When you're living in the age of social media, coming to terms with your life in comparison to others can be hard. More than hard. It can eat away at your soul. Although the human race has measured itself against an 'ideal image' throughout time, I feel like the act of comparison is particularly prevalent today. But instead of looking at magazines or billboards, we're carrying these ideal images around in our pockets, 24/7.

The impact of Instagram on mental health

Instagram is a closed window through which we view the seemingly perfect lives of others, double tapping as if we're wrapping on the glass pane whispering, 'let me in'. It's a sea of unobtainable bodies, flawless skin, thousand-pound holidays in the Maldives and YSL handbags.

The social media platform was ranked by RSPH as having the worst impact on the mental health of young people (YouTube ranked best). This is thanks to a number of reasons, including the comparison factor, as well as FoMo and bullying.

When it comes to Instagram, self-identity is something that can be, and is, heavily shaped by what is trending. It's a bit like high school. At my high school, you were considered cool if you had a Jane Norman tote and black canvas plimsols. And if you didn't? Well, you may as well have resigned yourself to the library during lunch hour.

When you flick through the explore pages of Instagram, how many times do you see an image of a woman sitting behind a luxury banquet which they couldn't possibly eat all by themselves, or cuddling up to a freakishly huge teddy bear, or posing with some massive silver balloons which spell out an age or follower count? You've probably seen these types of shots hundreds of times. Which means that a lot of people are posting them.

And because a lot of people are posting these shots, we're constantly exposed to them, making us think that we have to post them too in order to fit in. Just like when I made my mum buy me a Jane Norman bag and black canvas plimsols at school. I wanted to fit in.

Self care and social media

I see too many blog posts suggesting that 'putting your phone down' will stop your mental health deteriorating when it comes to social media. And maybe that's true - I've had social media breaks in the past, and I tend to find myself in a much happier headspace when I'm offline. But for those of us who see our phones as an extension of our arms (see 'nomophobia'), that's a bit much to ask.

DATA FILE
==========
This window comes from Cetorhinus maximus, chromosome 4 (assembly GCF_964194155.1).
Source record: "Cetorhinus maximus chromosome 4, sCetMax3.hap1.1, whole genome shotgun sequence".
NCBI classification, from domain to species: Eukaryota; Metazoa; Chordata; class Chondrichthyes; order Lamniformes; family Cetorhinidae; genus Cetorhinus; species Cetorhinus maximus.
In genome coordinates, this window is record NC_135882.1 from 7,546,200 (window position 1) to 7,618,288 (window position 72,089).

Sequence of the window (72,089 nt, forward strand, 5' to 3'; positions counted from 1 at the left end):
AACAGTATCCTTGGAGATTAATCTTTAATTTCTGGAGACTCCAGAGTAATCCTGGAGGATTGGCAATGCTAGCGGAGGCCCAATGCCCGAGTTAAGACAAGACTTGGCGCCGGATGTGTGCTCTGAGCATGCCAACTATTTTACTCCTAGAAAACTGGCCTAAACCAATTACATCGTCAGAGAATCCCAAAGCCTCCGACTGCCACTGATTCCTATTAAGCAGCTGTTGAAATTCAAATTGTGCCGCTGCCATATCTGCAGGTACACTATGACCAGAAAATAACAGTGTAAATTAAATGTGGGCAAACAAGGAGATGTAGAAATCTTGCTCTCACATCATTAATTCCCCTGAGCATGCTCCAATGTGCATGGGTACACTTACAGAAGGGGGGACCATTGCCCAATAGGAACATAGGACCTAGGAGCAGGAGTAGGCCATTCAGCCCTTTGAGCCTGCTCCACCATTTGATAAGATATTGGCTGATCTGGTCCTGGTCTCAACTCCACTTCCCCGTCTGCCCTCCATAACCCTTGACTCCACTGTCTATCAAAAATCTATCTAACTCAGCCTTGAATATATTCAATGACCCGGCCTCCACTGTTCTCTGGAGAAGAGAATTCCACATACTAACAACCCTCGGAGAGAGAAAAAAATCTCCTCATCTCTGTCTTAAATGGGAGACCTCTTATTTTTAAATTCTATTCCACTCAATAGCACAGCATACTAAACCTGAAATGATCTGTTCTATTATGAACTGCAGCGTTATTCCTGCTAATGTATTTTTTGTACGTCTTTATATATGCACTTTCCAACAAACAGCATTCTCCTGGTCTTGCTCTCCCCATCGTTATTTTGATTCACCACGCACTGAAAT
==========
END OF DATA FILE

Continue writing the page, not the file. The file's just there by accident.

The way I cope with the barrage of trends on Instagram is to look at what other people are posting about, and what's trending, and try to put my own spin on it when I post. I like to show what's different about my personality and my passions - like my love of black lipstick or my sunglasses obsession. But mostly, my Instagram page revolves around my long hair (don't let the above image fool you - it's a wig). And that's what the marketing world calls a USP (Unique Selling Point). My hair is my USP. It's my quirk. Your quirks are the best thing about you - and even if you might feel embarassed about them, somebody else is sure to love them.

I had so many more quirks when I was younger. But they were 'embarrassing' and 'uncool' back then. I used to have braces, I played the violin, I loved Blink 182 and Fallout Boy. I used to wear pink and black lace up arm bands that went up my whole forearm. Not to mention, I'm Asian, which was always more of a running joke at school than something 'cool' or even normal. Now, however, I'm embracing all of these things (minus the braces as they were finally taken off about 10 years ago - though I definitely think there's nothing uncool about having them).

So my advice to you is to figure out what makes you different, and celebrate it on your social media channels. Could it be your amazing art skills, or your love of couture fashion, or your obsession with cats? Maybe it's your sexuality, race or your journey discovering the country that you live in. Find out what you really love, and your passion will shine through the thousands of same-y photos posted on Instagram every day.

Let's break barriers.